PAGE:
Materials¶
The materials are characterized by refractive index, which is a square root (complex valued) of macroscopic dielectric function. Generally, this should be the spectral function, i. e.
so that
with \(\hbar \omega = 2 \pi \hbar c / \lambda\).
Constant Material¶
The material with constant refreactive index can be specified as first constructor argument (file_name):
>>> from mstm_studio.mstm_spectrum import Material
>>> mat_glass = Material('1.5')
>>> mat_glass.get_n(500)
array(1.5)
Complex value can be supplied too:
>>> mat_lossy = Material('3+1j')
>>> mat_lossy.get_n(500)
array(3.)
>>> mat_lossy.get_k(500)
array(1.)
Also the predifned names can be used: air, water, glass.
Loading from file¶
The tabular data on refractive index is convinient to store in file.
The header of the file required to have special labels: lambda n k
. The example file “etaGold.txt” can be found in directory “nk” of source distribution.
Assuming the file “etaGold.txt” is in the same directory where script is running, it can be loaded with
gold = Material('etaGold.txt')
fig, axs = gold.plot()
fig.savefig('loaded_gold.png', bbox_inches='tight')
Resulted plot
Note
The extending database of refractive indeces of materials <https://refractiveindex.info/>.
Material from numpy array¶
Material data can be specified directly by numpy (complex) array by passing nk or eps. Next examples shows loading of Drudelike dielectric function:
from mstm_studio.mstm_spectrum import Material
import numpy as np
wls = np.linspace(300, 800, 51) # spectral region
omega = 1240. / wls # freq. domian
omega_p = 9. # plasma frequency, eV
gamma = 0.03 # damping, eV
# Drude's dielectric function:
epsilon = 1 + omega_p**2 / (omega * (omega  1j * gamma))
mat = Material('drude', eps=epsilon, wls=wls)
Material class members¶

class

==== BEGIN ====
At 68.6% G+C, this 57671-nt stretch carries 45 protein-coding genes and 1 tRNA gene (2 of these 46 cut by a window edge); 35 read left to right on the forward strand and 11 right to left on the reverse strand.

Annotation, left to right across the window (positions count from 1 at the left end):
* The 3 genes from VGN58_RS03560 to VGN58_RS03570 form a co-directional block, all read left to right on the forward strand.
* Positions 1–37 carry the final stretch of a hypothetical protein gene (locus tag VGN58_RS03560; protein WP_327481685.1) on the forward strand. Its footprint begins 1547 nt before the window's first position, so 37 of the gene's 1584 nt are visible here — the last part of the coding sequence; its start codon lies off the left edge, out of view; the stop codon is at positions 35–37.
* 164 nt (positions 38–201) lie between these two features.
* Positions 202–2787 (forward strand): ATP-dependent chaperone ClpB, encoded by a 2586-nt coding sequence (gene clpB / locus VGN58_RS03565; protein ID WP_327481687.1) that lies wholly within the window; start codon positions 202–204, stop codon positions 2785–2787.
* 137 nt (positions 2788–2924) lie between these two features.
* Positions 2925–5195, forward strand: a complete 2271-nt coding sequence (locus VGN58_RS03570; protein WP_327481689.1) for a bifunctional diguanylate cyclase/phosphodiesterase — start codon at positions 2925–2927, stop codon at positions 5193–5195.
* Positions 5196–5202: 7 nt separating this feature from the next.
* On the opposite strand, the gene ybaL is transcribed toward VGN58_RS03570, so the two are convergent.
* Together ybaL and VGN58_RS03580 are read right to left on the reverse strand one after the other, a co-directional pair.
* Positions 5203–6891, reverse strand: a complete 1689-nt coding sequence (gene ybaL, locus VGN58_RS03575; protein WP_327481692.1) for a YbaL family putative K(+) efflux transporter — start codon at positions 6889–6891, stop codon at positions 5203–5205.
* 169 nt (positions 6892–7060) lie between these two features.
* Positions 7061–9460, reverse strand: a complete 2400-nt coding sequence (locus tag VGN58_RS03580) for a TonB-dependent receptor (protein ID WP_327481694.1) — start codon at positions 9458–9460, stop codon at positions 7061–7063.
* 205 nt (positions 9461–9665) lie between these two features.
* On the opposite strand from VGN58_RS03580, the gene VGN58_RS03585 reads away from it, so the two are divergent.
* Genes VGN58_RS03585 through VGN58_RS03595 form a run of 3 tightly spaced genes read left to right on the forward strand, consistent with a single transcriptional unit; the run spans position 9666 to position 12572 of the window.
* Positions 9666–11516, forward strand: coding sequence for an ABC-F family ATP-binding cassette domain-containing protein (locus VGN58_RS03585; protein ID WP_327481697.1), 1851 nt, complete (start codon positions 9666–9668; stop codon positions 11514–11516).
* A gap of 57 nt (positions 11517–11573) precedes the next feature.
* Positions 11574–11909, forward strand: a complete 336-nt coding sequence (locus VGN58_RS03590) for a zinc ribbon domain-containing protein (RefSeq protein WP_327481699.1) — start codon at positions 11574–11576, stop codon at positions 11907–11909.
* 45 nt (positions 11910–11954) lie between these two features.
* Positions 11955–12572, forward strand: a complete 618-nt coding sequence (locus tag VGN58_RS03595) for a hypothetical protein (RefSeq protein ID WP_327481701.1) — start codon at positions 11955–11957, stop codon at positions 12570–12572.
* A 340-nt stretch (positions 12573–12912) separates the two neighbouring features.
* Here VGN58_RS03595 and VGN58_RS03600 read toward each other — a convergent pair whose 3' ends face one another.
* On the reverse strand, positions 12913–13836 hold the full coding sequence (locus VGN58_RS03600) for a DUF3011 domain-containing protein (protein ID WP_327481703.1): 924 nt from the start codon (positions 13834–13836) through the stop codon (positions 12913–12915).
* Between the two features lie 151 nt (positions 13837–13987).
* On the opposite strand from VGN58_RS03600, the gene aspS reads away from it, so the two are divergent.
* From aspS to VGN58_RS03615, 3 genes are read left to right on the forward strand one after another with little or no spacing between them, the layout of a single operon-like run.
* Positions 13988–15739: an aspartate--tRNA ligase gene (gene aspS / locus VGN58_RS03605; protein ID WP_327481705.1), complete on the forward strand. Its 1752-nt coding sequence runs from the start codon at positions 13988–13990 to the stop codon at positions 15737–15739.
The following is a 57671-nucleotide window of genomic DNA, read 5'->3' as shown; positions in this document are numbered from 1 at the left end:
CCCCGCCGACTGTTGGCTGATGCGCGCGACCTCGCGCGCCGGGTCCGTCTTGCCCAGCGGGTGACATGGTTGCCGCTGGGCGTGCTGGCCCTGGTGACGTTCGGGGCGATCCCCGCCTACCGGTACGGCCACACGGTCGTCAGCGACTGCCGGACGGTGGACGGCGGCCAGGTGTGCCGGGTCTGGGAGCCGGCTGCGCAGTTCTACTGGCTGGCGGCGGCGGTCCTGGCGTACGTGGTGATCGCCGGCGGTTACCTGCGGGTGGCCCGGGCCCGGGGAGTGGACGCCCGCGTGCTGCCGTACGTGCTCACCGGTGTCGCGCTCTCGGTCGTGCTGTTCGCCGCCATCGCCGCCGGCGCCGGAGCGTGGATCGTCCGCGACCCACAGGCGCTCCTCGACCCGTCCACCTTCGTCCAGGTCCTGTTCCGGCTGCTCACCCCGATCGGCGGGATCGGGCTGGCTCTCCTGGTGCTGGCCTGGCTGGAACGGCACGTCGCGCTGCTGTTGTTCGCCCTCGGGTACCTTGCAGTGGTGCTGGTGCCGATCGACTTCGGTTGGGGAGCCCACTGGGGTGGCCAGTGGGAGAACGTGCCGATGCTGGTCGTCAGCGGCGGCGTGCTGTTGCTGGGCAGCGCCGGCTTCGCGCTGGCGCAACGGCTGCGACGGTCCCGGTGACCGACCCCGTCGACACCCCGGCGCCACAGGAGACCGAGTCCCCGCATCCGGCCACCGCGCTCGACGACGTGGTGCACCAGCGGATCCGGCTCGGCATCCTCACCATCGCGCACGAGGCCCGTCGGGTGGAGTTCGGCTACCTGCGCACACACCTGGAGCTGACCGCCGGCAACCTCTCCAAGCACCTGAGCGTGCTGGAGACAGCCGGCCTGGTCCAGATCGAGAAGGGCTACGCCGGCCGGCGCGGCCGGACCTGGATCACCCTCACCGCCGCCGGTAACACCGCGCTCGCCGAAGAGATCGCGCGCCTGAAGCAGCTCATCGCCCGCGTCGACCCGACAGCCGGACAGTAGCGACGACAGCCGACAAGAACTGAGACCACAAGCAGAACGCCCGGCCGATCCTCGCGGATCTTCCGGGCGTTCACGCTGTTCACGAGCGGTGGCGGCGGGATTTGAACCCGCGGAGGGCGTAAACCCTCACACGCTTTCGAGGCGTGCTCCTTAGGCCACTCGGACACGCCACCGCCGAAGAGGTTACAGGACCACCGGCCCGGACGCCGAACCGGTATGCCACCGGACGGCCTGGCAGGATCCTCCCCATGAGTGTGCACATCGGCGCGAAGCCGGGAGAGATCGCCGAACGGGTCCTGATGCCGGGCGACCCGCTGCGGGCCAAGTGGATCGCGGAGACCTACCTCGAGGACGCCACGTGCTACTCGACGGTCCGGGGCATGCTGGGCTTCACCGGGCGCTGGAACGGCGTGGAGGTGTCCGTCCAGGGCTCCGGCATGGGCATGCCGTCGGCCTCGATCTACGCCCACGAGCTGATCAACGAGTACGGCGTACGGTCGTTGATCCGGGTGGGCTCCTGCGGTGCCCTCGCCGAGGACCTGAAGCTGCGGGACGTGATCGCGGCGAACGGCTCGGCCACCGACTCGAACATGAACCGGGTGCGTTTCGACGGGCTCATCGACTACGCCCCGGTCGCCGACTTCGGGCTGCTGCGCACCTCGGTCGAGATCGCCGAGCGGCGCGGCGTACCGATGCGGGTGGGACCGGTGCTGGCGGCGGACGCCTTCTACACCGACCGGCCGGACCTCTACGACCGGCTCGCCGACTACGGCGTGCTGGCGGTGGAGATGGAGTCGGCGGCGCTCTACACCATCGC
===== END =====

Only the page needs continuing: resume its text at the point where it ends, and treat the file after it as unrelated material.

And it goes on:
mstm_studio.mstm_spectrum.
Material
(file_name, wls=None, nk=None, eps=None)[source]¶ Material class.
Use get_n() and get_k() methods to obtain values of refraction index at arbitraty wavelength (in nm).
Parameters:
 file_name:
 complex value, written in numpy format or as string;
 one of the predefined strings (air, water, glass);
 filename with optical constants.
File header should state lambda, n and k columns If either nk= n + 1j*k or eps = re + 1j*im arrays are specified, then the data from one of them will be used and filename content will be ignored.
 wls: float array
 array of wavelengths (in nm) used for data interpolation.
If None then
np.linspace(300, 800, 500)
will be used.
Analytical formula for AuAg¶
Silver, gold and thier alloy materials can be specified using analytical expression proposed in the study [Rioux2014]. Example for Au:Ag = 1:2 alloy:
from mstm_studio.alloy_AuAg import AlloyAuAg
au1ag2 = AlloyAuAg(x_Au=1./3)
fig, axs = au1ag2.plot()
fig.savefig('mat_au1ag2.png', bbox_inches='tight')
Resulted plot

class
mstm_studio.alloy_AuAg.
AlloyAuAg
(x_Au)[source]¶ Material class for AuAg alloys.
Use get_n() and get_k() to obtain values of refraction indexes (real and imaginary) at arbitraty wavelength (in nm) by model and code from Rioux et al doi:10.1002/adom.201300457